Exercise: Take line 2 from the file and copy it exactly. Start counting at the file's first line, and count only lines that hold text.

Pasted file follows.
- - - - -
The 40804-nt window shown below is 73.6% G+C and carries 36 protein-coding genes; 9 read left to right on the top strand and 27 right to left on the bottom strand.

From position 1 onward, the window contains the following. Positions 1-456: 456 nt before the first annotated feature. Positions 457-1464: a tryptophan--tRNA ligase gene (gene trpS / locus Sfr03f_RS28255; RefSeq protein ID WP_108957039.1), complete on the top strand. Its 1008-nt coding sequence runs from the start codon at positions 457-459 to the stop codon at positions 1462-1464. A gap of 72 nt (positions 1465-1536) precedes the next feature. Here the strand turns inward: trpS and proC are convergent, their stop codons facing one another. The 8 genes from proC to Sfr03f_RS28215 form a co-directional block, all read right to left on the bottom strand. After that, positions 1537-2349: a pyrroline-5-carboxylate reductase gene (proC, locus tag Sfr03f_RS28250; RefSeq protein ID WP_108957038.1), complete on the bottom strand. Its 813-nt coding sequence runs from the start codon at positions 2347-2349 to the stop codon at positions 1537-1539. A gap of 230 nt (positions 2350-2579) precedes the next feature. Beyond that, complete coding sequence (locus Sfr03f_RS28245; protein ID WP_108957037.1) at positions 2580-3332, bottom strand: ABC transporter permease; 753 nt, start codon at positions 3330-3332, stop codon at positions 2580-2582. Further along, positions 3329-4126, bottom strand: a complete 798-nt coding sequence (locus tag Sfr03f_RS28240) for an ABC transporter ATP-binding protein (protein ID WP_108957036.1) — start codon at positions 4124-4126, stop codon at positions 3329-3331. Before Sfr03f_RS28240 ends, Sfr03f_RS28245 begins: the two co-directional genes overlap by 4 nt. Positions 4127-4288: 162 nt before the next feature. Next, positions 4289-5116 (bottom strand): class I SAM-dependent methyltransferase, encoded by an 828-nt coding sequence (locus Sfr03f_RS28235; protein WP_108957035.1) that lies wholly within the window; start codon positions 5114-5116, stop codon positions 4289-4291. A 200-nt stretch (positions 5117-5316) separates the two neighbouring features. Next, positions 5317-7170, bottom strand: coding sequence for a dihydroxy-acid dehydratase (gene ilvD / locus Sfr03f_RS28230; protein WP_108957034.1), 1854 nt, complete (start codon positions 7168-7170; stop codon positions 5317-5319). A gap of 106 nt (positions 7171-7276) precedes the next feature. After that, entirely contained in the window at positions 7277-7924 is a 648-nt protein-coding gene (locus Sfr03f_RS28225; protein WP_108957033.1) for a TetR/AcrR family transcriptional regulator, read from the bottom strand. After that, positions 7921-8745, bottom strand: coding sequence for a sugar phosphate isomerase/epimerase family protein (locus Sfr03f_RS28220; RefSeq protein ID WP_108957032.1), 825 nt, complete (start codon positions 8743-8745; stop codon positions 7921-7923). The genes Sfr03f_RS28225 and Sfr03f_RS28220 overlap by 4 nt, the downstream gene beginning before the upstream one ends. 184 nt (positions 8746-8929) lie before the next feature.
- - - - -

From position 1 onward, the window contains the following. Positions 1-456: 456 nt before the first annotated feature. Positions 457-1464: a tryptophan--tRNA ligase gene (gene trpS / locus Sfr03f_RS28255; RefSeq protein ID WP_108957039.1), complete on the top strand. Its 1008-nt coding sequence runs from the start codon at positions 457-459 to the stop codon at positions 1462-1464. A gap of 72 nt (positions 1465-1536) precedes the next feature. Here the strand turns inward: trpS and proC are convergent, their stop codons facing one another. The 8 genes from proC to Sfr03f_RS28215 form a co-directional block, all read right to left on the bottom strand. After that, positions 1537-2349: a pyrroline-5-carboxylate reductase gene (proC, locus tag Sfr03f_RS28250; RefSeq protein ID WP_108957038.1), complete on the bottom strand. Its 813-nt coding sequence runs from the start codon at positions 2347-2349 to the stop codon at positions 1537-1539. A gap of 230 nt (positions 2350-2579) precedes the next feature. Beyond that, complete coding sequence (locus Sfr03f_RS28245; protein ID WP_108957037.1) at positions 2580-3332, bottom strand: ABC transporter permease; 753 nt, start codon at positions 3330-3332, stop codon at positions 2580-2582. Further along, positions 3329-4126, bottom strand: a complete 798-nt coding sequence (locus tag Sfr03f_RS28240) for an ABC transporter ATP-binding protein (protein ID WP_108957036.1) — start codon at positions 4124-4126, stop codon at positions 3329-3331. Before Sfr03f_RS28240 ends, Sfr03f_RS28245 begins: the two co-directional genes overlap by 4 nt. Positions 4127-4288: 162 nt before the next feature. Next, positions 4289-5116 (bottom strand): class I SAM-dependent methyltransferase, encoded by an 828-nt coding sequence (locus Sfr03f_RS28235; protein WP_108957035.1) that lies wholly within the window; start codon positions 5114-5116, stop codon positions 4289-4291. A 200-nt stretch (positions 5117-5316) separates the two neighbouring features. Next, positions 5317-7170, bottom strand: coding sequence for a dihydroxy-acid dehydratase (gene ilvD / locus Sfr03f_RS28230; protein WP_108957034.1), 1854 nt, complete (start codon positions 7168-7170; stop codon positions 5317-5319). A gap of 106 nt (positions 7171-7276) precedes the next feature. After that, entirely contained in the window at positions 7277-7924 is a 648-nt protein-coding gene (locus Sfr03f_RS28225; protein WP_108957033.1) for a TetR/AcrR family transcriptional regulator, read from the bottom strand. After that, positions 7921-8745, bottom strand: coding sequence for a sugar phosphate isomerase/epimerase family protein (locus Sfr03f_RS28220; RefSeq protein ID WP_108957032.1), 825 nt, complete (start codon positions 8743-8745; stop codon positions 7921-7923). The genes Sfr03f_RS28225 and Sfr03f_RS28220 overlap by 4 nt, the downstream gene beginning before the upstream one ends. 184 nt (positions 8746-8929) lie before the next feature.